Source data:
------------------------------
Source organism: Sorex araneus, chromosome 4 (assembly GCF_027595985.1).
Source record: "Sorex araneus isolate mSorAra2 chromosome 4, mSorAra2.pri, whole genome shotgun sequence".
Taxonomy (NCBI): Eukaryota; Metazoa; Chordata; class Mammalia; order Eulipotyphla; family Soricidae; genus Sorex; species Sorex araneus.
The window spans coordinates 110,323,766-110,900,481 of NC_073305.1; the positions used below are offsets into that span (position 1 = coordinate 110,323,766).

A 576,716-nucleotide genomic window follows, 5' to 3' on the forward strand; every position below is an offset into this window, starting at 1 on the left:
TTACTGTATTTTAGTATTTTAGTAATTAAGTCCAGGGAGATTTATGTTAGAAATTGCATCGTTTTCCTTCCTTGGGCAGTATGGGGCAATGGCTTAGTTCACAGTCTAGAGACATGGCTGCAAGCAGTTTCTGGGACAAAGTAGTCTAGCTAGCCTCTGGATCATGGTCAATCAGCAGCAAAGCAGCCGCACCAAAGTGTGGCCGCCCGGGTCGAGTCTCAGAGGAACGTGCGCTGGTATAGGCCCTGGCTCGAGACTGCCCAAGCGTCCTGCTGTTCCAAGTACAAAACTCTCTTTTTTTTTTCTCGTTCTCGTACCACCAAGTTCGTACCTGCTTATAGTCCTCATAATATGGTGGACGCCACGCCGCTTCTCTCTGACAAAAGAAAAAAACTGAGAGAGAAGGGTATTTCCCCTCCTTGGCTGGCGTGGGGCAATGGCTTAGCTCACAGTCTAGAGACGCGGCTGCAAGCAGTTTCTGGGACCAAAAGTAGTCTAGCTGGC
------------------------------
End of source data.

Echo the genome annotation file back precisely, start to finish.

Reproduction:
Source organism: Sorex araneus, chromosome 4 (assembly GCF_027595985.1).
Source record: "Sorex araneus isolate mSorAra2 chromosome 4, mSorAra2.pri, whole genome shotgun sequence".
Taxonomy (NCBI): Eukaryota; Metazoa; Chordata; class Mammalia; order Eulipotyphla; family Soricidae; genus Sorex; species Sorex araneus.
The window spans coordinates 110,323,766-110,900,481 of NC_073305.1; the positions used below are offsets into that span (position 1 = coordinate 110,323,766).

A 576,716-nucleotide genomic window follows, 5' to 3' on the forward strand; every position below is an offset into this window, starting at 1 on the left:
TTACTGTATTTTAGTATTTTAGTAATTAAGTCCAGGGAGATTTATGTTAGAAATTGCATCGTTTTCCTTCCTTGGGCAGTATGGGGCAATGGCTTAGTTCACAGTCTAGAGACATGGCTGCAAGCAGTTTCTGGGACAAAGTAGTCTAGCTAGCCTCTGGATCATGGTCAATCAGCAGCAAAGCAGCCGCACCAAAGTGTGGCCGCCCGGGTCGAGTCTCAGAGGAACGTGCGCTGGTATAGGCCCTGGCTCGAGACTGCCCAAGCGTCCTGCTGTTCCAAGTACAAAACTCTCTTTTTTTTTTCTCGTTCTCGTACCACCAAGTTCGTACCTGCTTATAGTCCTCATAATATGGTGGACGCCACGCCGCTTCTCTCTGACAAAAGAAAAAAACTGAGAGAGAAGGGTATTTCCCCTCCTTGGCTGGCGTGGGGCAATGGCTTAGCTCACAGTCTAGAGACGCGGCTGCAAGCAGTTTCTGGGACCAAAAGTAGTCTAGCTGGC